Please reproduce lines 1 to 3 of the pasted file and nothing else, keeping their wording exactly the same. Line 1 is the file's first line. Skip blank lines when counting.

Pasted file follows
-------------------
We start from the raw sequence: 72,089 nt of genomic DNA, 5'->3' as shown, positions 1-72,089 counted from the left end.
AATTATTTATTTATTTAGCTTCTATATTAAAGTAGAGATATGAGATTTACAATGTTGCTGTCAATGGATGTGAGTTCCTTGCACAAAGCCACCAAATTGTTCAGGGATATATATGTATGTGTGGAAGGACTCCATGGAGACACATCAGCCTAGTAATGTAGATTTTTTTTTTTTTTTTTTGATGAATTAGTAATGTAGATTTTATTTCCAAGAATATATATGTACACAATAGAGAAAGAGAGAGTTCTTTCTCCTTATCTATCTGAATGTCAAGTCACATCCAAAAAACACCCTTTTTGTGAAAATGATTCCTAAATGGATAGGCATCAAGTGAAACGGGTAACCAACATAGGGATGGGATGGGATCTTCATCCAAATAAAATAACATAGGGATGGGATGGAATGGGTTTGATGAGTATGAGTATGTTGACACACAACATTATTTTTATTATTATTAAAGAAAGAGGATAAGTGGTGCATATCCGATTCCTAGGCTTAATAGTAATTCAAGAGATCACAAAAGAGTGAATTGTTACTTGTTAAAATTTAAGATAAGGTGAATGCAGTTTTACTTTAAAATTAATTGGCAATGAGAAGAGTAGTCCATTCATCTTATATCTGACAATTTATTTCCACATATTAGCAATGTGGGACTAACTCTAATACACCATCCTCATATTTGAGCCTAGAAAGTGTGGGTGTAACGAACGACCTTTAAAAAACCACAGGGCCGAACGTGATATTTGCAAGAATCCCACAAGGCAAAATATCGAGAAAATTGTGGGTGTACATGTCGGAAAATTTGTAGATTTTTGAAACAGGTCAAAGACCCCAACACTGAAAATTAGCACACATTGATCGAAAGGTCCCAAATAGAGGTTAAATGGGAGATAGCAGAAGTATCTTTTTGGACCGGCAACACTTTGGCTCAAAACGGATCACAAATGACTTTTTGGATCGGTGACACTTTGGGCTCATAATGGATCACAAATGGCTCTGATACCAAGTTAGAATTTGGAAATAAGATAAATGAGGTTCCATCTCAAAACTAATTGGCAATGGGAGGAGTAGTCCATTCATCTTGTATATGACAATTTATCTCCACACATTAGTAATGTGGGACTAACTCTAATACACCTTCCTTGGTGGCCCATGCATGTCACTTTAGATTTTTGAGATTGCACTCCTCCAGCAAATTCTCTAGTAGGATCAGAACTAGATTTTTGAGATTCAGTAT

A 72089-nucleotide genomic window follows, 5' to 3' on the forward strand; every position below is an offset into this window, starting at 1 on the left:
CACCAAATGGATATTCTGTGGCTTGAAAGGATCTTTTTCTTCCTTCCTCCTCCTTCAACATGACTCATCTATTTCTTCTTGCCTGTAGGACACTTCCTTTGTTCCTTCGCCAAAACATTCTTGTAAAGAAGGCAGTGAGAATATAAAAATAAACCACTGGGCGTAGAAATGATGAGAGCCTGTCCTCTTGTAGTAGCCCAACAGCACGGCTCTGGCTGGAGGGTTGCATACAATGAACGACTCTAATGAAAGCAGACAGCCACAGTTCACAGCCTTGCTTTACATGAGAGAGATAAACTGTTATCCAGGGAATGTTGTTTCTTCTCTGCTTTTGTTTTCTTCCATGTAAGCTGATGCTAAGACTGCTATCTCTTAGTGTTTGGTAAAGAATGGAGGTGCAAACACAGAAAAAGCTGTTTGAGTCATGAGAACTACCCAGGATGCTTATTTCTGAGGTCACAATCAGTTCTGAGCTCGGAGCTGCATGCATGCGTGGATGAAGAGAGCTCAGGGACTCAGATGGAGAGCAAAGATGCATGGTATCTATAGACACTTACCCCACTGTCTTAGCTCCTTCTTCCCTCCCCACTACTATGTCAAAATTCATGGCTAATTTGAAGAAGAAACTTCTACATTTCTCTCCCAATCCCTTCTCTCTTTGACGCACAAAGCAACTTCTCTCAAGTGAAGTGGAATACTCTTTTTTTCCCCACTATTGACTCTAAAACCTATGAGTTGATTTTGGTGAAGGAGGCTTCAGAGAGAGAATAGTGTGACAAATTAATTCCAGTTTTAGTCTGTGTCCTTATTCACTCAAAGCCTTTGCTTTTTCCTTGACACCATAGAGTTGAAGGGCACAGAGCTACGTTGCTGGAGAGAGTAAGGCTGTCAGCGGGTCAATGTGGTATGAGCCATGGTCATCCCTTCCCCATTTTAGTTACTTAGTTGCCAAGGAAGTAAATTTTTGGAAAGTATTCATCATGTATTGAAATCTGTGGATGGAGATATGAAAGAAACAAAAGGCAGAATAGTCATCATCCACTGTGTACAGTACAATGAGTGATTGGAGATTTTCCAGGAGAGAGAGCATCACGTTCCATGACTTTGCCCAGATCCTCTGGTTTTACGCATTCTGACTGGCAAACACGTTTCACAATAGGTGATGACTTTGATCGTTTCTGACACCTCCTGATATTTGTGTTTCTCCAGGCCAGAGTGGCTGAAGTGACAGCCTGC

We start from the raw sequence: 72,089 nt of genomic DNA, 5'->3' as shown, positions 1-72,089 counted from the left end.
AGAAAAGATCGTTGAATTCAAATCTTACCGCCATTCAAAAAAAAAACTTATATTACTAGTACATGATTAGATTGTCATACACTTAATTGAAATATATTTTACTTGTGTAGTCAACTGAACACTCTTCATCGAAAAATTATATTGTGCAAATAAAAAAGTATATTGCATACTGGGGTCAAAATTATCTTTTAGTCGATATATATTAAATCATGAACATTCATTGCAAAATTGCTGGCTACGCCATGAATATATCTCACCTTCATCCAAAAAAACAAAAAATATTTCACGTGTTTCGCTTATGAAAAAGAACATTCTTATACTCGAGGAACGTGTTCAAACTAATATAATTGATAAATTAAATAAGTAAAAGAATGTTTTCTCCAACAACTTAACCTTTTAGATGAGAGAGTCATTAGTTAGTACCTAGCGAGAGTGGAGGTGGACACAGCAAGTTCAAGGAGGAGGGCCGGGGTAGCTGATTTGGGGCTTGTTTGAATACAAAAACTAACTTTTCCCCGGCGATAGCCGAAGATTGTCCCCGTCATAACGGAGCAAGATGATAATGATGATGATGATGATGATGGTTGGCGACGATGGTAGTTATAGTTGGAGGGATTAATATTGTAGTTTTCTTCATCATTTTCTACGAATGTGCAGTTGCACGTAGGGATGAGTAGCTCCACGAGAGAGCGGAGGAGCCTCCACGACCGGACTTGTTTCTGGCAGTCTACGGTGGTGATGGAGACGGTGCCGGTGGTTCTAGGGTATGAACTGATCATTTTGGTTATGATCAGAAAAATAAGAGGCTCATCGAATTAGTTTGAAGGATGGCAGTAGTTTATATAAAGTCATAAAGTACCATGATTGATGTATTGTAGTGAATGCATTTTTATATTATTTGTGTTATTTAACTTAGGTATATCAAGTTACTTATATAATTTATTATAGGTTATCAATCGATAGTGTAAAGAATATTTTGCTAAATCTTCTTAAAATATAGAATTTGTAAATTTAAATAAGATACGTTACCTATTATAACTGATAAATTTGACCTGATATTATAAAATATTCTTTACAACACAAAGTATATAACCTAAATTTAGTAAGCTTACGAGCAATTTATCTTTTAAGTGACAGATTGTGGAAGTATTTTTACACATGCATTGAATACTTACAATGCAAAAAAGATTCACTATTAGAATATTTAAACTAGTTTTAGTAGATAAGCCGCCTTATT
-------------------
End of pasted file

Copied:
We start from the raw sequence: 72,089 nt of genomic DNA, 5'->3' as shown, positions 1-72,089 counted from the left end.
AATTATTTATTTATTTAGCTTCTATATTAAAGTAGAGATATGAGATTTACAATGTTGCTGTCAATGGATGTGAGTTCCTTGCACAAAGCCACCAAATTGTTCAGGGATATATATGTATGTGTGGAAGGACTCCATGGAGACACATCAGCCTAGTAATGTAGATTTTTTTTTTTTTTTTTTGATGAATTAGTAATGTAGATTTTATTTCCAAGAATATATATGTACACAATAGAGAAAGAGAGAGTTCTTTCTCCTTATCTATCTGAATGTCAAGTCACATCCAAAAAACACCCTTTTTGTGAAAATGATTCCTAAATGGATAGGCATCAAGTGAAACGGGTAACCAACATAGGGATGGGATGGGATCTTCATCCAAATAAAATAACATAGGGATGGGATGGAATGGGTTTGATGAGTATGAGTATGTTGACACACAACATTATTTTTATTATTATTAAAGAAAGAGGATAAGTGGTGCATATCCGATTCCTAGGCTTAATAGTAATTCAAGAGATCACAAAAGAGTGAATTGTTACTTGTTAAAATTTAAGATAAGGTGAATGCAGTTTTACTTTAAAATTAATTGGCAATGAGAAGAGTAGTCCATTCATCTTATATCTGACAATTTATTTCCACATATTAGCAATGTGGGACTAACTCTAATACACCATCCTCATATTTGAGCCTAGAAAGTGTGGGTGTAACGAACGACCTTTAAAAAACCACAGGGCCGAACGTGATATTTGCAAGAATCCCACAAGGCAAAATATCGAGAAAATTGTGGGTGTACATGTCGGAAAATTTGTAGATTTTTGAAACAGGTCAAAGACCCCAACACTGAAAATTAGCACACATTGATCGAAAGGTCCCAAATAGAGGTTAAATGGGAGATAGCAGAAGTATCTTTTTGGACCGGCAACACTTTGGCTCAAAACGGATCACAAATGACTTTTTGGATCGGTGACACTTTGGGCTCATAATGGATCACAAATGGCTCTGATACCAAGTTAGAATTTGGAAATAAGATAAATGAGGTTCCATCTCAAAACTAATTGGCAATGGGAGGAGTAGTCCATTCATCTTGTATATGACAATTTATCTCCACACATTAGTAATGTGGGACTAACTCTAATACACCTTCCTTGGTGGCCCATGCATGTCACTTTAGATTTTTGAGATTGCACTCCTCCAGCAAATTCTCTAGTAGGATCAGAACTAGATTTTTGAGATTCAGTAT

A 72089-nucleotide genomic window follows, 5' to 3' on the forward strand; every position below is an offset into this window, starting at 1 on the left: